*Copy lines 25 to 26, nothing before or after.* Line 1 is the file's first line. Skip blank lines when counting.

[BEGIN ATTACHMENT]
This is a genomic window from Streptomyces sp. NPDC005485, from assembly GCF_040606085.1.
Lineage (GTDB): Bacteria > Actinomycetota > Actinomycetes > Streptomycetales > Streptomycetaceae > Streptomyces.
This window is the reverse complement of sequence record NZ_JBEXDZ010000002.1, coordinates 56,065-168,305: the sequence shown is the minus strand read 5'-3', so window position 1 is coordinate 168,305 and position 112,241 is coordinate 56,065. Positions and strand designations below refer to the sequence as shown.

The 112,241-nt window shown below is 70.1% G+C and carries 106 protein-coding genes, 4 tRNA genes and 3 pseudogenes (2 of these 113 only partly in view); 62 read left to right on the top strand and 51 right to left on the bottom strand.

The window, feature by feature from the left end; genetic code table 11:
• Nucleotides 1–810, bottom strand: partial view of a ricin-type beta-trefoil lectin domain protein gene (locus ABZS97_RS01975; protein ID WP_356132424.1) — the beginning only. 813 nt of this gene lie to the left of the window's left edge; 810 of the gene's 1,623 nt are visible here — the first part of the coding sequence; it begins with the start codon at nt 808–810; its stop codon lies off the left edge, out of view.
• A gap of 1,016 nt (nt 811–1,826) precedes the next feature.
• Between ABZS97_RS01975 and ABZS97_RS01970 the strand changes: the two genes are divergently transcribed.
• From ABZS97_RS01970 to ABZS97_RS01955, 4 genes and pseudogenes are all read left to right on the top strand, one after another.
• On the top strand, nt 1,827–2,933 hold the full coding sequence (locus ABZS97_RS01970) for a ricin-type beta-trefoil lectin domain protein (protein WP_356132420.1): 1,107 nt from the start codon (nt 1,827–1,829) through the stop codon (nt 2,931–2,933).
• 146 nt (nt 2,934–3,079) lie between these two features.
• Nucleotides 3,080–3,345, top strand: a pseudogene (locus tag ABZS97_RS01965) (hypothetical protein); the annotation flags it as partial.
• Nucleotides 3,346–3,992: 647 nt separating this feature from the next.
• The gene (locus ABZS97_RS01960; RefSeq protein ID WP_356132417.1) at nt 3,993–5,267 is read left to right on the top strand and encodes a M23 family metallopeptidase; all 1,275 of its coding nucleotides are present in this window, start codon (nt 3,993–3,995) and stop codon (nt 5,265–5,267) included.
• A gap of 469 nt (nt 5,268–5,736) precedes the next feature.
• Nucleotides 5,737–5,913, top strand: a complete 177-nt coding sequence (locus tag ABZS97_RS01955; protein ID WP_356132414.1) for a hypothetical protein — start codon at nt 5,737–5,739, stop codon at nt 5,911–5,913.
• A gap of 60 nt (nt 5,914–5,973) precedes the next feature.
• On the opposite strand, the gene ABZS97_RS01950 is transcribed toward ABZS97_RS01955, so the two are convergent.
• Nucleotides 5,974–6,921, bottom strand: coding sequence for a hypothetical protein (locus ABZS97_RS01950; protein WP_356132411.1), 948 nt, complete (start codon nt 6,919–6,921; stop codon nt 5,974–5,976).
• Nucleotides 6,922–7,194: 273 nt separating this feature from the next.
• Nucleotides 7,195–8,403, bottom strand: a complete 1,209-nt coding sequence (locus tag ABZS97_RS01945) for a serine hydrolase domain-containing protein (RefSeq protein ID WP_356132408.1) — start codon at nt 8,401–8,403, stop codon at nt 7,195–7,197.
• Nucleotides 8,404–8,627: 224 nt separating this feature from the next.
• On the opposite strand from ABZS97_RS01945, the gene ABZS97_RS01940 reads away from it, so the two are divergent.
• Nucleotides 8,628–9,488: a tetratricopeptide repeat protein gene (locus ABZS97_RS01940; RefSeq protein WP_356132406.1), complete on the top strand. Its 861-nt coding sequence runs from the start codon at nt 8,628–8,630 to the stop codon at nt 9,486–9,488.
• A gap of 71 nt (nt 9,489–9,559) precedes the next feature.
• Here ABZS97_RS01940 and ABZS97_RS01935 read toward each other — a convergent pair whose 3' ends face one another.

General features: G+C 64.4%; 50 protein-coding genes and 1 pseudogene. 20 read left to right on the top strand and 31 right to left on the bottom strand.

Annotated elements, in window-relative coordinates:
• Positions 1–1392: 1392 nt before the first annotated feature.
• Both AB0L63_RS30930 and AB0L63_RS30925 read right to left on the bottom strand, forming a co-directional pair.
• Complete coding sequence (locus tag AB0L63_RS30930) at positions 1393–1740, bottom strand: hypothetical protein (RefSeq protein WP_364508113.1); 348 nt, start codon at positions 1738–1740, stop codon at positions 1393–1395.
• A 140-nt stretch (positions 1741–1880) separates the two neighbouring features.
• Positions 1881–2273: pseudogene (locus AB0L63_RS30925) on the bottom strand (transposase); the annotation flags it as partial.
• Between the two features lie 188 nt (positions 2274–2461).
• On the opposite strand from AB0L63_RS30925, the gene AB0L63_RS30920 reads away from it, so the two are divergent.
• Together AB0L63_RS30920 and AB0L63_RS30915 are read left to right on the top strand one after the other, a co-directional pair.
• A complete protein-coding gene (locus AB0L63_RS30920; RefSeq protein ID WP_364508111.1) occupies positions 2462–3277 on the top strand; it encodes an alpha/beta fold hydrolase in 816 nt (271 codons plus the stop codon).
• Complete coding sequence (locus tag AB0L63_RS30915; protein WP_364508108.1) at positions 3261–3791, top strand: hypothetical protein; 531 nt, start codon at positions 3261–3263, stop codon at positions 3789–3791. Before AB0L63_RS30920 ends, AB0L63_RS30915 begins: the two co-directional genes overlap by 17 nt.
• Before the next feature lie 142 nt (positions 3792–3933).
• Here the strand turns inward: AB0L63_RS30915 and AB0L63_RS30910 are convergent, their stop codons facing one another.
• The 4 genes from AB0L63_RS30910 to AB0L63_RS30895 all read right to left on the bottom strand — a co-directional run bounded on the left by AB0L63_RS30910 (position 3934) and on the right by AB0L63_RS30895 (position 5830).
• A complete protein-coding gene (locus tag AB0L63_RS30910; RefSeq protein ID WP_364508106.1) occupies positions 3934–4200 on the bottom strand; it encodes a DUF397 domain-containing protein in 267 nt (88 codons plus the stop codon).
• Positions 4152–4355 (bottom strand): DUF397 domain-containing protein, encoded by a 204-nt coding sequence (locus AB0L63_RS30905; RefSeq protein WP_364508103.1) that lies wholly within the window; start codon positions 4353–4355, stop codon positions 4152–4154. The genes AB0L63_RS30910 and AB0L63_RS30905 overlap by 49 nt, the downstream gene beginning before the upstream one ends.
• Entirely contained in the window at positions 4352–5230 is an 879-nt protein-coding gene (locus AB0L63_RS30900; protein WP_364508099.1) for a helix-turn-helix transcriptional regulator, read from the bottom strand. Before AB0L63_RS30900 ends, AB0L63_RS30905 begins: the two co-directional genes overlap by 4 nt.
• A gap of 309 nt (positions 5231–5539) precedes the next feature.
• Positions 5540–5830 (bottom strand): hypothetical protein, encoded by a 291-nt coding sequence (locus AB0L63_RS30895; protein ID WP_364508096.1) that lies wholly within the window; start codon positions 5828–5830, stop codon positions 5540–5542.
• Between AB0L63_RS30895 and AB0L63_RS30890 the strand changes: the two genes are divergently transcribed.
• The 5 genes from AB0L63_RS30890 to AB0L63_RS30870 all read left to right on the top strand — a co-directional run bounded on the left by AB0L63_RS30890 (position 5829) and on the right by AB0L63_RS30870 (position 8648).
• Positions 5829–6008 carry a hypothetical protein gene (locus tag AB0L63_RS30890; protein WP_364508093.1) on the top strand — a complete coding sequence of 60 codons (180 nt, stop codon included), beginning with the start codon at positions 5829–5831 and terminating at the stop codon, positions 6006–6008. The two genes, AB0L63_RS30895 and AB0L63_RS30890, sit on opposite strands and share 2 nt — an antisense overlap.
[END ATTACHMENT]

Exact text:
• A gap of 71 nt (nt 9,489–9,559) precedes the next feature.
• Here ABZS97_RS01940 and ABZS97_RS01935 read toward each other — a convergent pair whose 3' ends face one another.